Anyway, I've got 2 designs in this issue. First up is the beautiful lacy cardigan, Lucy, knitted in Debbie Bliss Prima which is a merino/bamboo blend.
The bamboo gives the yarn a lovely sheen and a silky feel with great drape. This makes this cardigan the perfect smooth, silky cardigan to wear with your Christmas outfits and will take you into the new year and through several seasons.
The lace pattern is easy to follow with simple garter stitch edges, making it the perfect quick knit for Christmas. Start one now and you can be wearing it on Christmas Day. I wish I had time to make myself one but i have too many other deadlines. Craftie Pixie knitted this cardigan for me and did a great job as always.
Christmas baubles called Comfort, Joy & Tidings. This is also my first ever Christmas decorations. I don't normally do Christmas decorations but last Christmas when my Mum bought me the book, 55 Christmas Balls To Knit by Arne & Carlos (she bought me the Norwegian version - the English/American version is now out), I knew i had to design some.
I chose to make one featuring a traditional Norwegian snowflake motif:
I added some bling with this gorgeous beaded one:
And for those not keen on beads or fair isle, there is a stripey one:
I'd almost forgotten about the next 2 designs. I did these 2 designs in the early summer. They are part of Artesano's Nordic Collection and uses Artesano Superwash Merino which is a gorgeous, smooth, soft and bouncy pure merino yarn.
Craftie Pixie knitted this mini dress, Kara, with short sleeves, which was inspired by Icelandic lopi sweaters.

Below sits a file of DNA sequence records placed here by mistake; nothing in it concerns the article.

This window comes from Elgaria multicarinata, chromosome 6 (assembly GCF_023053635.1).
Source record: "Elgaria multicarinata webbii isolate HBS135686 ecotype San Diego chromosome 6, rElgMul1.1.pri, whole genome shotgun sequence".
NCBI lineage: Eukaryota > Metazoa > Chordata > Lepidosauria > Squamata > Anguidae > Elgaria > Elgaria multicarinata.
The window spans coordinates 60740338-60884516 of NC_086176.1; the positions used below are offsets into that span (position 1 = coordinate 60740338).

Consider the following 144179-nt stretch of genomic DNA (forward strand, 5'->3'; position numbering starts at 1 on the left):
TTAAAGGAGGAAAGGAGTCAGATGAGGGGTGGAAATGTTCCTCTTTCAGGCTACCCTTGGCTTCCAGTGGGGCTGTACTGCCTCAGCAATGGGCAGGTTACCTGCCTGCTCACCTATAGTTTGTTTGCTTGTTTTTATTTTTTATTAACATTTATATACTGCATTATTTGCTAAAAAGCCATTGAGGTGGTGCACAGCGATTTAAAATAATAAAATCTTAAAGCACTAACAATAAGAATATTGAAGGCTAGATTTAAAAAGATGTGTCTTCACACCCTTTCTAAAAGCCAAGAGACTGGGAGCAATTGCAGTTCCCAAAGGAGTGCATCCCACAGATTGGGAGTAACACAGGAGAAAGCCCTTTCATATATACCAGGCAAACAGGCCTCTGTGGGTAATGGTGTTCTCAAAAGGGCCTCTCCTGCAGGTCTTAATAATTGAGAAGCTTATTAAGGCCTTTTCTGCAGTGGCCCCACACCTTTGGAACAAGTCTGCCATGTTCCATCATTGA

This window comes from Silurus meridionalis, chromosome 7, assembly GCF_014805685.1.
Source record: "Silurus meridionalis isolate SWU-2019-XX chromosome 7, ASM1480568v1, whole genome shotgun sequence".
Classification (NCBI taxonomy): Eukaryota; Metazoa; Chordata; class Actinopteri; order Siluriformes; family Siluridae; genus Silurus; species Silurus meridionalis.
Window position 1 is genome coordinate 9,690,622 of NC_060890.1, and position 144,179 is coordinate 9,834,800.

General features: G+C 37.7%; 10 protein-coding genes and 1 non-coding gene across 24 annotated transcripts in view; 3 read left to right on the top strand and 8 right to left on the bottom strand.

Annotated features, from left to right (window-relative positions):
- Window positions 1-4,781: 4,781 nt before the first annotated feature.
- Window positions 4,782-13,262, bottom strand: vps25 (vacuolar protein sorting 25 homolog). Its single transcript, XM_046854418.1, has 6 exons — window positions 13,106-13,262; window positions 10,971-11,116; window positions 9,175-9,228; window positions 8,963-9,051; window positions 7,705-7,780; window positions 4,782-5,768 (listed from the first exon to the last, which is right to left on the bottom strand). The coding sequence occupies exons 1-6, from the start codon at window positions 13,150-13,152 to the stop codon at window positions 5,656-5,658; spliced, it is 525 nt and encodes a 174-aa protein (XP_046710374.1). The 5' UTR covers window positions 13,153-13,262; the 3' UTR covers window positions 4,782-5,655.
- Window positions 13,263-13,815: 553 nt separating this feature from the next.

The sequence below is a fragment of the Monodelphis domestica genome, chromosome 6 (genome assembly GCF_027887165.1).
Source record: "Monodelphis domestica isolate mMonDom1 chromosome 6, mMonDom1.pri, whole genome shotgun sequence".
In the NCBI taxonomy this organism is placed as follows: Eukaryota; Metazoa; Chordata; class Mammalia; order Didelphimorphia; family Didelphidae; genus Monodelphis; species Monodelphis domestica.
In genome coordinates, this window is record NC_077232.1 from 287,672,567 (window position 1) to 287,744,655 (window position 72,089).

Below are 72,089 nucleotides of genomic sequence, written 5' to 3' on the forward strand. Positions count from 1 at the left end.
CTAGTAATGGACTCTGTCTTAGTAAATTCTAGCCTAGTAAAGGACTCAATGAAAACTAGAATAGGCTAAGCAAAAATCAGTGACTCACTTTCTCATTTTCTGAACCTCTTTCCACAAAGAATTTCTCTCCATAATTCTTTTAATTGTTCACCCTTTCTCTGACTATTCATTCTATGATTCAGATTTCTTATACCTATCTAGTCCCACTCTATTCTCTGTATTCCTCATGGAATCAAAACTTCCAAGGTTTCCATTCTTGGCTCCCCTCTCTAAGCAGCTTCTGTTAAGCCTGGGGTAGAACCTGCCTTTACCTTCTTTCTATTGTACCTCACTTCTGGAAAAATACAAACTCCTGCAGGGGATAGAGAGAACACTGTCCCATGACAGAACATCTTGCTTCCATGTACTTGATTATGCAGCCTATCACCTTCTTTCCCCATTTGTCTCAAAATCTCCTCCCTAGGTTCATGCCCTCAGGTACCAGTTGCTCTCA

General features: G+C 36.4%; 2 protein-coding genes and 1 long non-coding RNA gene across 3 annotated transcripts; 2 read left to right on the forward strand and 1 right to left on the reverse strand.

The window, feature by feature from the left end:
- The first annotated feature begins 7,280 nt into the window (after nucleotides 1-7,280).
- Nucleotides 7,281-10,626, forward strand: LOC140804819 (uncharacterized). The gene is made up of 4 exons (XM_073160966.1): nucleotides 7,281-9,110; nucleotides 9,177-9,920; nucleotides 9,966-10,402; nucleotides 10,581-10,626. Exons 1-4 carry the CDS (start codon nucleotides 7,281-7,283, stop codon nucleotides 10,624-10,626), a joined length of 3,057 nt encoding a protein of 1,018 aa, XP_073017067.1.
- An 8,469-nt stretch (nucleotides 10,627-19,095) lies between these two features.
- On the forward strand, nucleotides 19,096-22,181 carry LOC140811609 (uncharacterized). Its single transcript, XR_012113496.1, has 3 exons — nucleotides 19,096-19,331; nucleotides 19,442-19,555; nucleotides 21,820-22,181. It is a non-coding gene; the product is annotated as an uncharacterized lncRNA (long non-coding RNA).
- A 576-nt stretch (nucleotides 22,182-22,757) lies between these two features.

Wear it on it's own if you're brave or over leggings for jeans if you're slightly more shy about your legs. Whichever way you wear it, it's right on trend for this winter and will keep you toasty warm.
Both sweaters have corrugated 1x1 ribs which is a look I love on fair isle sweaters but they are a bit slow to knit so I've kept the ribs short, which I prefer anyway. Both sweaters are worked in the round. Body & sleeves are worked separately to the armhole and are then joined and the yoke is shaped with short rows to shape the back of the neck. This means that when you've finished the knitting you only have 2 underarm seams to graft and the ends to weave in. If you're new to fair isle, these two sweaters aren't too intimidating as they only include a small amount of fair isle with most of the body and sleeves in lovely, relaxing stocking stitch and remember when you work in the round every stitch is a knit stitch. No purling (apart from when you do the back neck short rows). A lot of people forget there is no purling when they work in the round. In my sock classes, it's quite often a pleasant surprise to a lot of people. Both patterns are available as Ravelry downloads (click on the sweater names for direct links - Kara & Thea) and I assume they're also available from good yarn shops.